Is the Child Health / Family Income Gradient Universal? Evidence from England
In an influential study Case et al. (2002) documented a positive relationship between family income and child health in the US, with the slope of the gradient being larger for older than younger children. In this paper we explore the child health income gradient in England, which has a comprehensive publicly-funded National Health Service (NHS) founded on the twin principles of health care being free at the point of delivery and equality of access for the whole population. Our analysis is based on a sample of over 13,000 children (and their parents) drawn from the Health Survey for England. In accordance with Case et al. (2002), we find consistent and robust evidence of a significant family income gradient in child health using the subjective general health status measure. However, in England the size of the gradient is considerably smaller than that found for the US and we find no evidence that its slope increases with child age. We also provide new evidence that nutrition and family lifestyle choices have an important role in determining child health and that child health outcomes are highly correlated within the family. In addition, we find no evidence of an income gradient for objective indicators of child health, derived from nurse measurements and blood test results. Together our evidence is consistent with the hypothesis that the NHS has a protective effect on the health of children in England.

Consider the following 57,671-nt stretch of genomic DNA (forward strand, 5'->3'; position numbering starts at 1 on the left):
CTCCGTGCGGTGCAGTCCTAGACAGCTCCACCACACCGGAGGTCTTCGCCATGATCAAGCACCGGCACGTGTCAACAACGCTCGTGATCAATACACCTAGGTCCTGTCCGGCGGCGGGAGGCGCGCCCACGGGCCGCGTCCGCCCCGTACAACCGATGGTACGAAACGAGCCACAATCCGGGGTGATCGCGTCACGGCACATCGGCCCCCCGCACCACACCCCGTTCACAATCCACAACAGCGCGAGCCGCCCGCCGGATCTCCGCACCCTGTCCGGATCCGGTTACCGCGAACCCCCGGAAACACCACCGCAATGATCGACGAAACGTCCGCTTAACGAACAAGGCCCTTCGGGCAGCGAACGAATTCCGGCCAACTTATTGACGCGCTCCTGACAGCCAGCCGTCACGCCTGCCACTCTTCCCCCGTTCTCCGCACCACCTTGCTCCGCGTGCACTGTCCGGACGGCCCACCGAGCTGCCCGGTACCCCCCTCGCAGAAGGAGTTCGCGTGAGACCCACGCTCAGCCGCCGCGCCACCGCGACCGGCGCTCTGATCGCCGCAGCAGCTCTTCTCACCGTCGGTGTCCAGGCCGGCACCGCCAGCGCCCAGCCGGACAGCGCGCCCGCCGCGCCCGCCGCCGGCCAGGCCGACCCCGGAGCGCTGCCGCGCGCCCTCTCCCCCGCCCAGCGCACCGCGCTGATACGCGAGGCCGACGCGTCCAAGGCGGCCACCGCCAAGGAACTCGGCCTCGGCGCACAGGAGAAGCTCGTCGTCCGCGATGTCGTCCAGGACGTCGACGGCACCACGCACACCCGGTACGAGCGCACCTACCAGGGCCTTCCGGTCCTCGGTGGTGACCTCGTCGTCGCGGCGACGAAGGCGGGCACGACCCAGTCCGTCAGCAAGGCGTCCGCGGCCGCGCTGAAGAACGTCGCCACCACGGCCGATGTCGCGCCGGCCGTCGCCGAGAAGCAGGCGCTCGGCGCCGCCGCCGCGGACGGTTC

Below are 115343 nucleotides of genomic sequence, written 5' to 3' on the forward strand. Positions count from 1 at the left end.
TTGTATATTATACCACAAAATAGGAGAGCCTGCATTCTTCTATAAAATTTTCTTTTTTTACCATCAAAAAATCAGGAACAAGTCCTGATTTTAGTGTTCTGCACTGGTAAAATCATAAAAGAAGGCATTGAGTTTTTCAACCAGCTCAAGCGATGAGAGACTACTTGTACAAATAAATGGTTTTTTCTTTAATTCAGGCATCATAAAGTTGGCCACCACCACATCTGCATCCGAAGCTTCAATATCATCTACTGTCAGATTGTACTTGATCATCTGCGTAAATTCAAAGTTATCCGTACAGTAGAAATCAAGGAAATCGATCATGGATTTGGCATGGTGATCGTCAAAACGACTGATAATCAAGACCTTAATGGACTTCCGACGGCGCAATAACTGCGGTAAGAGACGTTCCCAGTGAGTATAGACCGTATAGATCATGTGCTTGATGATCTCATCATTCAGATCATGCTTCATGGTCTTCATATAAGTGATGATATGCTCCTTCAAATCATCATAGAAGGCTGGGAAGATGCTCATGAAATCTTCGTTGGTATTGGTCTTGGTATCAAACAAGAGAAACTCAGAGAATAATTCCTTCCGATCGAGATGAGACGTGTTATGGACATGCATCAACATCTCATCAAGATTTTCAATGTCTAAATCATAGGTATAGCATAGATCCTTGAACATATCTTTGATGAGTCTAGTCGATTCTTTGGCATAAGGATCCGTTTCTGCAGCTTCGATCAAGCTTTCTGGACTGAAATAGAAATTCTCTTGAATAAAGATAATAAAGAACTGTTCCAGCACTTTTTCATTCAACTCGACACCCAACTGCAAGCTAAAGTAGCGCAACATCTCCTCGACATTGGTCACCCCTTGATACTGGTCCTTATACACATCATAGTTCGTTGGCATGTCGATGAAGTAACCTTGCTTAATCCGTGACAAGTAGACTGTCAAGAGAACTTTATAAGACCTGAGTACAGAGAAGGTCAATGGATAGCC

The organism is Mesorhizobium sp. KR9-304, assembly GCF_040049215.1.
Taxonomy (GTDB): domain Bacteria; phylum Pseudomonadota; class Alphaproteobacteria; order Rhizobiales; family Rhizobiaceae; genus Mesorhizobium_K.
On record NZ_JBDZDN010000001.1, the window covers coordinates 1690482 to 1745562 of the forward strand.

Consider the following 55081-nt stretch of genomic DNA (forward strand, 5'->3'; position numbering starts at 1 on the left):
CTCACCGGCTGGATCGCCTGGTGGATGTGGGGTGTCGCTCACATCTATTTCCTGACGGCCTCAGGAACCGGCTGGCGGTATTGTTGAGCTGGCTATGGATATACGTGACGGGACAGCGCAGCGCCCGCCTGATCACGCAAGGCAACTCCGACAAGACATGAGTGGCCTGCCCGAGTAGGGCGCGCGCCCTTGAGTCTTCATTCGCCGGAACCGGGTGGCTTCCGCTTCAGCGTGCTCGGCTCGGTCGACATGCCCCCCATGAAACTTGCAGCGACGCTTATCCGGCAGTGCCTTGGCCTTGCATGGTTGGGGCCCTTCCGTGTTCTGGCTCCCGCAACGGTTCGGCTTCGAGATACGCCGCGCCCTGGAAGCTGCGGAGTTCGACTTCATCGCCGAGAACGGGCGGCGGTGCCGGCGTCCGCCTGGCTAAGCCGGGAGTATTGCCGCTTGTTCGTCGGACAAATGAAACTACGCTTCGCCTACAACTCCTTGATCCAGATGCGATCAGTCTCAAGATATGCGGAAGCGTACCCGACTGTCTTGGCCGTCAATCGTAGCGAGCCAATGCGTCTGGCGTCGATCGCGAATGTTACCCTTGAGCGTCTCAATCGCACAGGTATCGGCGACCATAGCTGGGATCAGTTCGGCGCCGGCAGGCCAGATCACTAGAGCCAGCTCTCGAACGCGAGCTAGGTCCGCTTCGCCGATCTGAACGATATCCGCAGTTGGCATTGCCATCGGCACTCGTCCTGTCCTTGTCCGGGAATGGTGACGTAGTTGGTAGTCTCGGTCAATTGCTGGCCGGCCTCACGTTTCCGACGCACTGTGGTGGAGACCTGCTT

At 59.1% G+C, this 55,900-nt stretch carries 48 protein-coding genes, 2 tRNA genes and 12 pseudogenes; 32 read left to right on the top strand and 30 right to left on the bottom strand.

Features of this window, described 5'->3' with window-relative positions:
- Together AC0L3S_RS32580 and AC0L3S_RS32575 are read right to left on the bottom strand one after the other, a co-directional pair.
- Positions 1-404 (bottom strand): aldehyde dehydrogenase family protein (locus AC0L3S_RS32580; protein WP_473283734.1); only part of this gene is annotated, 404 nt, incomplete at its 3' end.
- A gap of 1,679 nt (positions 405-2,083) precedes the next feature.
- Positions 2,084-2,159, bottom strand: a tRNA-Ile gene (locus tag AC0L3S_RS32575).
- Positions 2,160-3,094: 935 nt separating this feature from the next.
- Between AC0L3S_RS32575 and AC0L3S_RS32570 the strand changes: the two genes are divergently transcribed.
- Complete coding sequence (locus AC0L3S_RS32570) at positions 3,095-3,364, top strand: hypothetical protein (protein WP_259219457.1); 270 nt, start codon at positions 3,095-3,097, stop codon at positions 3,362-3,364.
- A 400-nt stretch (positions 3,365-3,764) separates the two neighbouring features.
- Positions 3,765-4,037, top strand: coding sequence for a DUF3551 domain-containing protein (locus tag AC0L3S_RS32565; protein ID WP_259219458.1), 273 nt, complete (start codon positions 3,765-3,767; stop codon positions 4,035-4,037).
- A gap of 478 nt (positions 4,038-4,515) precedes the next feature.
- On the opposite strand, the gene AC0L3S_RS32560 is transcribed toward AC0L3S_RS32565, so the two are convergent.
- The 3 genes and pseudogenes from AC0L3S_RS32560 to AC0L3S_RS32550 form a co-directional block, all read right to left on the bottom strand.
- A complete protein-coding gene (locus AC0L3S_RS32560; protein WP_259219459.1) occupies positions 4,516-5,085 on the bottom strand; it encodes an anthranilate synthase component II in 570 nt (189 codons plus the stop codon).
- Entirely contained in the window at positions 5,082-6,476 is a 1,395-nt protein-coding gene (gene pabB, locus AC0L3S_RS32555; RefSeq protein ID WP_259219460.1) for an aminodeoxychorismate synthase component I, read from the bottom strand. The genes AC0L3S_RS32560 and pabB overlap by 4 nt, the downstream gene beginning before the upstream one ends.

|Date of creation:||Oct 2004|
|Date of revision:|
|Publication status:||published in: Journal of Health Economics, 2007, 26 (2), 213-232|
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